LLB (Western University) 1982, LLM (Osgoode) 1998. Member of the Bar of Ontario.
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Professor Coyle joined the Faculty of Law in 2000. His primary research interests relate to aboriginal rights and dispute resolution theory.
In 2004 he was commissioned by the Ipperwash Inquiry to write its background research paper on Aboriginal land claims and treaty rights in Ontario. In the past four years he has been invited twice by the Senate Standing Committee on Aboriginal Peoples to present submissions to the Committee on land claims reform. In 2005, together with a group of academics from across the country, he received a five-year SSHRC grant to investigate the negotiation of Aboriginal governance.
He has been the recipient of a UWO international research grant to investigate the role of power relations in indigenous dispute resolution, and in 2008 he was named the first MacCormick Fellow by the University of Edinburgh Law School. In 2011 Michael received a three-year SSHRC research grant to investigate the legal paradigms that might be applied to govern the modern implementation of historical treaties. In 2017 he received another SSHRC grant to synthesise the published literature on the revitalization of Indigenous legal orders in Canada.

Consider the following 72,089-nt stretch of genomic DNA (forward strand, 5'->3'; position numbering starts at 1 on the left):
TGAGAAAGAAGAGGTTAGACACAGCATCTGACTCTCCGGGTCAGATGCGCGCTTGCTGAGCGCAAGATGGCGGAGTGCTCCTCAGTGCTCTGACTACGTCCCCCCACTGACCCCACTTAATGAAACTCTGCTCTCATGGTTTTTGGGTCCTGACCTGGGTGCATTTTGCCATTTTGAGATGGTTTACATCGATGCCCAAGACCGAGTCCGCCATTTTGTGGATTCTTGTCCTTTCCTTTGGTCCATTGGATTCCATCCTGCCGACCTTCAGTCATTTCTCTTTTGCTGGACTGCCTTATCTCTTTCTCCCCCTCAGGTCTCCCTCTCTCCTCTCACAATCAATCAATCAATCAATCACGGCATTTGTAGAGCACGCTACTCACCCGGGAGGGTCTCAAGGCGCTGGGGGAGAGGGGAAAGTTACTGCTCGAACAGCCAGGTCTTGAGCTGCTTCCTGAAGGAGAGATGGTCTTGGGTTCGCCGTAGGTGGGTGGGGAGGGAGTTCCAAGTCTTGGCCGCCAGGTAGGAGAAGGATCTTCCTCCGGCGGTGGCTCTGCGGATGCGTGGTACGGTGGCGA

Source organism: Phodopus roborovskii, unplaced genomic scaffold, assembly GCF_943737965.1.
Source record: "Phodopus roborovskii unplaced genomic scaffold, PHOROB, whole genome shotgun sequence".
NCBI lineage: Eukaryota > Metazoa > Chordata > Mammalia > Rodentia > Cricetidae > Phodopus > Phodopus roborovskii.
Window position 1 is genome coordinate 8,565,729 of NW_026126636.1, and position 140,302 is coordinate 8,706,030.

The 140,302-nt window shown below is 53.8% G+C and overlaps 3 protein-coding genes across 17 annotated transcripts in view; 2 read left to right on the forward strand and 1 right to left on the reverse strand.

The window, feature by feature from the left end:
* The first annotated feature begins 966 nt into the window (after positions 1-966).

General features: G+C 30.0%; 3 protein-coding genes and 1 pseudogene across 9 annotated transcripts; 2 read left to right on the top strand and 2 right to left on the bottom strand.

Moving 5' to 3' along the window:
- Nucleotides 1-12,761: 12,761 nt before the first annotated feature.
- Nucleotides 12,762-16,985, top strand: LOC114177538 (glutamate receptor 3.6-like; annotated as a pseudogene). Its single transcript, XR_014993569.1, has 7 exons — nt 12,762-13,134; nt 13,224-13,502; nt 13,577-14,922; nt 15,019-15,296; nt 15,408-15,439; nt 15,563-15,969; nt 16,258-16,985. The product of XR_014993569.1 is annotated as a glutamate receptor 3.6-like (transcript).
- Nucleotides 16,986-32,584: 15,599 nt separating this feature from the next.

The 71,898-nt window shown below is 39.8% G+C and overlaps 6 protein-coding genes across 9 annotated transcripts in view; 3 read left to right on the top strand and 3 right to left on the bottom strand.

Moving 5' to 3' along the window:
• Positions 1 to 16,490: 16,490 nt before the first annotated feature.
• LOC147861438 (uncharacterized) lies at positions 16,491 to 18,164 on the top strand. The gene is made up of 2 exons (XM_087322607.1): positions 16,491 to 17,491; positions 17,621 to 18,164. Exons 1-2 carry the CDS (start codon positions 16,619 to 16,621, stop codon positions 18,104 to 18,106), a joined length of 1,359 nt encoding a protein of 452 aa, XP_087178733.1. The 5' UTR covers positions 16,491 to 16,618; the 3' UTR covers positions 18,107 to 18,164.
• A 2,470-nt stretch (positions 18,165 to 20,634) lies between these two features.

Professor Coyle has published many articles on the status of treaties and systemic issues relating to the negotiated settlement of Indigenous rights claims. Along with John Borrows, he is the co-editor of The Right Relationship: Reimagining the Implementation of Historical Treaties (U of T Press, 2017).
“The Transformative Potential of the Truth and Reconciliation Commission: A Skeptic’s Perspective” (in press) the Canadian Bar Review, 2018.
The Right Relationship: Reimagining the Implementation of Historical Treaties, John Borrows and Michael Coyle, eds. (University of Toronto Press, 2017). This publication, and the collaborative scholarly workshops that produced it, were funded by my SSHRC Standard Research Grant, as described below.
“As Long As The Sun Shines… Recognizing That Treaties Were Intended To Last”, and (with J. Borrows) “Introduction – Reconciling Treaty Perspectives: Historical, Relational and Legal”, in The Right Relationship, above.
“From Consultation to Consent: Squaring the Circle?” (2016) 67 UNBLJ 235.
“Negotiating Indigenous Peoples’ Exit From Colonialism: Are Interest-Based Strategies The Right Approach?” (2014) 27 Canadian Journal of Law and Jurisprudence 283-303 (Special Issue: “Discourse across the Indigenous/Non-Indigenous Divide”).
"Transcending Colonialism? Power and the Resolution of Indigenous Treaty Claims in Canada and New Zealand" (2011) 24 (4) New Zealand Univ. Law Rev. 596.
“Establishing Indigenous Governance: The Challenge of Confronting Mainstream Cultural Norms”, in G. Otis & M. Papillon (eds), The Relational Dimension of Indigenous Governance and Federalism: Theories and Practices, (Ottawa: Ottawa University Press, 2011).
“Les effets du pouvoir dans les négoçiations sur la gouvernance autochtone”, in L. Côté (dir.) La gouvernance: frontières, dispositifs et agents (Québec: Presses de l’Université du Québec, 2011).
“The Idols of the Cave: Re-imagining the Protection of Indigenous Knowledge and Expression”, (2010) 26:1 Canadian Intellectual Property Review 3.
“Power and the Resolution of Indigenous Land Rights” in K. Basselman, R. Engel and L.Westra, eds., Democracy, Ecological Integrity and International Law (Newcastle: Cambridge Scholars, 2010) 131.